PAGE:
Bionic Bill

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by Me967, Jul 09, 2008
Lee Kirksey M. D.

I was wondering when would you recommend a CT considering the risk of radiation exposure?  

How would you decide what was safest way to test and/or who qualified?

I don't think considerations of cost or convenience is an issue with alot of people that are worried about there life.  If a Doctor says you need it; most people don't even question it, they just make do and pay any way they know how.

As a great speaker once said:  “In America, public opinion is everything. With it, nothing can fail. Without it, nothing can succeed.”   Where do you stand?  Technology is moving fast, what are the pros and cons?

I along with others would love to hear your response though as to what guidelines would be used in the decision of having a CT done considering the risk.  Thank you in advance.

Avatar universal
by mary1000, Jul 09, 2008
So helpful.  A doctor wanted me to have a scan, it seemed largely on basis of age and (sadly) overweight.  But I'm losing weight, am a vigorous exerciser, my bp is well controlled on minimal medication at about 115/75, LDLs cholesterol and triglicerides are low, VLDLs are very low. HDL is high (80-90), and I have had no heart symptoms.  I asked the question the here doctor asked"  what would be done differently medically.  The answer was really nothing.  So I passed on the high radiation exposure test.  So helpful to hear that doctors support this concern, depending on the medical context, of course.

Avatar universal
by laura78, Jul 14, 2008
Thank you Dr. Kirksey for your time in educating us all!     I've recently posted my information and have not recieved  a"professional"  opinion.   I'm new to this site and think I might have mistakenly used a product name.
Tell me please about "trivial anterior wall defect"       When on treadmill at 162 heart rate  100% of max for me. (age 59  fish eating vegetarian since '86,   no meds, moderate excercise,average weight )  results were from my request to have a "full physical" not symptomatic!     Both treadmill and Cardiolite stress/rest showed " anterior wall defect"  NORMAL: left ventrical size, normal left vent. wall motion and systolic wall thickening.   LVEF+ 71%      Normal Myocardial perfusion.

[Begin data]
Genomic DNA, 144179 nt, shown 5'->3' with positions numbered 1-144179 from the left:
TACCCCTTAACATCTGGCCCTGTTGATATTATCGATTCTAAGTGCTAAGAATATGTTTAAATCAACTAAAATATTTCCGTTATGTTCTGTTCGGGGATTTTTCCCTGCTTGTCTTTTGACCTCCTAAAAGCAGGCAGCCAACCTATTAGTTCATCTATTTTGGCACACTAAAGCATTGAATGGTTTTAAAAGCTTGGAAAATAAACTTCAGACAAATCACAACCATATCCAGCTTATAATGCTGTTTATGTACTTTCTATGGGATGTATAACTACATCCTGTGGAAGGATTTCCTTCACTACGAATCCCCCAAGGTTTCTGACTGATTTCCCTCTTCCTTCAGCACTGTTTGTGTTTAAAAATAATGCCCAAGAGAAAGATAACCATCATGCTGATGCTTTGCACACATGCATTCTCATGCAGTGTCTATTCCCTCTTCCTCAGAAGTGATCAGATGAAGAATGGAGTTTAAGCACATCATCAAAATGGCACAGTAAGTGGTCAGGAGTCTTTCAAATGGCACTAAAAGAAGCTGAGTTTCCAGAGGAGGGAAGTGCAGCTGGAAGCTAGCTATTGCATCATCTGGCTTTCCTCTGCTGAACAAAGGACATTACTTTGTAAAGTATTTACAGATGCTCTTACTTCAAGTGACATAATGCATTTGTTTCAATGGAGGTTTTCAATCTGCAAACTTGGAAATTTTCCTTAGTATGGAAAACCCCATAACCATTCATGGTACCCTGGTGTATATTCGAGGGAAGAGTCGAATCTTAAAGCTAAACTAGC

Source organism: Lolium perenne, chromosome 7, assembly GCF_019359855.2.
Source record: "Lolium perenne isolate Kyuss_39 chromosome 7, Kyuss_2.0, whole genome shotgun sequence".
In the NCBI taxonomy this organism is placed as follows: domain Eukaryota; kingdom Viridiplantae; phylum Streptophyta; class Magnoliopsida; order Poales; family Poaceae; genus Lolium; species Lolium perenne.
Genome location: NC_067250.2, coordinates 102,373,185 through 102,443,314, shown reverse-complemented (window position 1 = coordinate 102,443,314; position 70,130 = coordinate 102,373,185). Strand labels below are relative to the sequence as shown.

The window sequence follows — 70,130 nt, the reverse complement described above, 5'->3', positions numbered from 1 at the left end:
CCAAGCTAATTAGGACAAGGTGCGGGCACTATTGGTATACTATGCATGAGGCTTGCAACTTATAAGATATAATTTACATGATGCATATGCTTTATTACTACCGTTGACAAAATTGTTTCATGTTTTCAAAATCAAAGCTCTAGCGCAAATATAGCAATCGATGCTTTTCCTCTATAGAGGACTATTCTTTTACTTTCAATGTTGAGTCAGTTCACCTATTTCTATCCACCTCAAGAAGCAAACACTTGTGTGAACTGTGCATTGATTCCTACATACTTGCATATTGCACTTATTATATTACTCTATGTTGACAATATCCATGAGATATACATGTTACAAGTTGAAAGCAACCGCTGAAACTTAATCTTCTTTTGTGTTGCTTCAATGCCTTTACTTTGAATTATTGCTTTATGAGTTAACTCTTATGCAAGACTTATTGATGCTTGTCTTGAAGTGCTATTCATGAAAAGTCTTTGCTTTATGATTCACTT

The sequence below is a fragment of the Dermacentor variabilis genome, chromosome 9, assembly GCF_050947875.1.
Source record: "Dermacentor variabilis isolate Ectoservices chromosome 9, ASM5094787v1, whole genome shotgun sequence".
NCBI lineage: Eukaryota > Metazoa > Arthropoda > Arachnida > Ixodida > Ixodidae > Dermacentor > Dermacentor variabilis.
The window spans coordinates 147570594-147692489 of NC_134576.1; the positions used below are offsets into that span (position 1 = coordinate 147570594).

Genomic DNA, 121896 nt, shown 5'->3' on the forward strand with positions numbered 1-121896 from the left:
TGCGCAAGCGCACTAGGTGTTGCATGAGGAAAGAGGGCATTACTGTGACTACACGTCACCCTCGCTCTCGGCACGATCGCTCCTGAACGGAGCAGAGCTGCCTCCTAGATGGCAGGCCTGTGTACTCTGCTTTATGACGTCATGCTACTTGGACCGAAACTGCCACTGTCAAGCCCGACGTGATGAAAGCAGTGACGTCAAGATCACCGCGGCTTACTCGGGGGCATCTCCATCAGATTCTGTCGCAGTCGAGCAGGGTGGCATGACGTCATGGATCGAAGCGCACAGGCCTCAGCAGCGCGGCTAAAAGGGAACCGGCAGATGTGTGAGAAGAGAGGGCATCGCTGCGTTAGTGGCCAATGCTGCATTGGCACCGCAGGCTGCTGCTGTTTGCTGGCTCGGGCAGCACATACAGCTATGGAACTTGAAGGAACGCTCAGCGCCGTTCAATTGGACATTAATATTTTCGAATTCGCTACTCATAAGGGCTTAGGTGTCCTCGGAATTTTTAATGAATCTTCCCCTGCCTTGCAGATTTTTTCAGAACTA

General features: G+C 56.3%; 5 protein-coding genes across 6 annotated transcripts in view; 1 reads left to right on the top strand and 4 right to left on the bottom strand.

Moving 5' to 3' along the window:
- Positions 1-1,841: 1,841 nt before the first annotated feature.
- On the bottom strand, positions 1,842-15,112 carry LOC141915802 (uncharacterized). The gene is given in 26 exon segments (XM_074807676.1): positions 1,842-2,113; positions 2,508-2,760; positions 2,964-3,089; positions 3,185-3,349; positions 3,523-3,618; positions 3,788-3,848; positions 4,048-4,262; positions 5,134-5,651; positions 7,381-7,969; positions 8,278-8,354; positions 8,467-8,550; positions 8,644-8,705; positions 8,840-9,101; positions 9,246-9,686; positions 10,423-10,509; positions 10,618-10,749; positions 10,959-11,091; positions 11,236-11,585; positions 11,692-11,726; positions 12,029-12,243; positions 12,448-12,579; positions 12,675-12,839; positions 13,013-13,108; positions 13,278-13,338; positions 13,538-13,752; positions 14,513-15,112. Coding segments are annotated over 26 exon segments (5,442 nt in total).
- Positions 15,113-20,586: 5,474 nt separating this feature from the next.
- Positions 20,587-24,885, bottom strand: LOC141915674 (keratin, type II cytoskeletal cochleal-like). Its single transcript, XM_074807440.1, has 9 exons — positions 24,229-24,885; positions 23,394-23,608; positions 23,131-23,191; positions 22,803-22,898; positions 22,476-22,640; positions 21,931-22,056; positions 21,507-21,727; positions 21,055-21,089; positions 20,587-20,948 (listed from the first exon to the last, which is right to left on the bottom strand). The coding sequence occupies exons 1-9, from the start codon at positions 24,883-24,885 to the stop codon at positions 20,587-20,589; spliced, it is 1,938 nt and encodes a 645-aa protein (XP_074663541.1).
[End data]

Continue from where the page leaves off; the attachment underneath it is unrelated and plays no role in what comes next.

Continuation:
ABNORMAL : Perfusion in the anterior wall.  
Impression:  abnormal stress Gated SPECT Sestamibi myocardial perfusion study consistant with a possible small degree of anterior wall ischemia which can not be ruled out.
Cholesterol:  256......triglycerides 177......  Have started aggressive cholesterol lowering natural options.

Avatar universal
by Dave2436, Jul 14, 2008
I had a heart scan about 12 years ago. I was a police officer at the time and the hospital set up a program for police officers over the age of 45 at a discounted rate. If I remember correctly, the normal cost for this procedure was around $600. The discounted rate was $250. Not bad. Another officer and I thought it would be a good idea to spread the word of this test and the discount to everyone else on the department and a number of other officers took advantage of it. I went with one of my coworkers and both of us came back with a score of "0". About 7 other guys in our district had the test as well and we compared scores. A few guys had scores of around 75, and this got them concerned enough to rethink their lifestyle choices. I remember one guy in particular wrote a note in our monthly bulletin advising that his calcium score was found to be extremely high, which resulted in his doctors doing followup tests and determining that he had major heart problems. He was very grateful to have found out about the heart scan program and said that without it, he may have ended up having a heart attack and dying.

Avatar universal
by Emaki, Jul 22, 2008